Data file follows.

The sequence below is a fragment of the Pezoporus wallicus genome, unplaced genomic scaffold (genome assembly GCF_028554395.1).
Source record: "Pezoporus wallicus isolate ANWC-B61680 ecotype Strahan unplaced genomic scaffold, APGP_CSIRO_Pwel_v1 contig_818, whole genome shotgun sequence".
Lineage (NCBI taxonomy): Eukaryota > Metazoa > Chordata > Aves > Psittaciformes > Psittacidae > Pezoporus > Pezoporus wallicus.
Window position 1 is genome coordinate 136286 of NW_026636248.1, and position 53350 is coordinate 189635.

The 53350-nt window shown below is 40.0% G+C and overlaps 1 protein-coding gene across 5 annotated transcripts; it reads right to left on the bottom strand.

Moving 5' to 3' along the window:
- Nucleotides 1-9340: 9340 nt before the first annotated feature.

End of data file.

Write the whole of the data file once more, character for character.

The sequence below is a fragment of the Pezoporus wallicus genome, unplaced genomic scaffold (genome assembly GCF_028554395.1).
Source record: "Pezoporus wallicus isolate ANWC-B61680 ecotype Strahan unplaced genomic scaffold, APGP_CSIRO_Pwel_v1 contig_818, whole genome shotgun sequence".
Lineage (NCBI taxonomy): Eukaryota > Metazoa > Chordata > Aves > Psittaciformes > Psittacidae > Pezoporus > Pezoporus wallicus.
Window position 1 is genome coordinate 136286 of NW_026636248.1, and position 53350 is coordinate 189635.

The 53350-nt window shown below is 40.0% G+C and overlaps 1 protein-coding gene across 5 annotated transcripts; it reads right to left on the bottom strand.

Moving 5' to 3' along the window:
- Nucleotides 1-9340: 9340 nt before the first annotated feature.